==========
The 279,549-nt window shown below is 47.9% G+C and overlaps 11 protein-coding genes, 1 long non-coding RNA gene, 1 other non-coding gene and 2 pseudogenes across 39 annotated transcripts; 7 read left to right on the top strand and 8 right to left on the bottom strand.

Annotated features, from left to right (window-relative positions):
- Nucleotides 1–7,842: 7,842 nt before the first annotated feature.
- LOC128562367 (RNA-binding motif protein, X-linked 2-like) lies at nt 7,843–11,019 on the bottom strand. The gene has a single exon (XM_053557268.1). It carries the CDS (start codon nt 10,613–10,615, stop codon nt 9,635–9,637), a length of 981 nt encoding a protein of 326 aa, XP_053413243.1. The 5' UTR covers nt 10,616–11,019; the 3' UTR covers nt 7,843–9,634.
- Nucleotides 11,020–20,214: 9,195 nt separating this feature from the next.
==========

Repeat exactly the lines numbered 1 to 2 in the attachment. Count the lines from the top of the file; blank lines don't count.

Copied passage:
The 279,549-nt window shown below is 47.9% G+C and overlaps 11 protein-coding genes, 1 long non-coding RNA gene, 1 other non-coding gene and 2 pseudogenes across 39 annotated transcripts; 7 read left to right on the top strand and 8 right to left on the bottom strand.

Annotated features, from left to right (window-relative positions):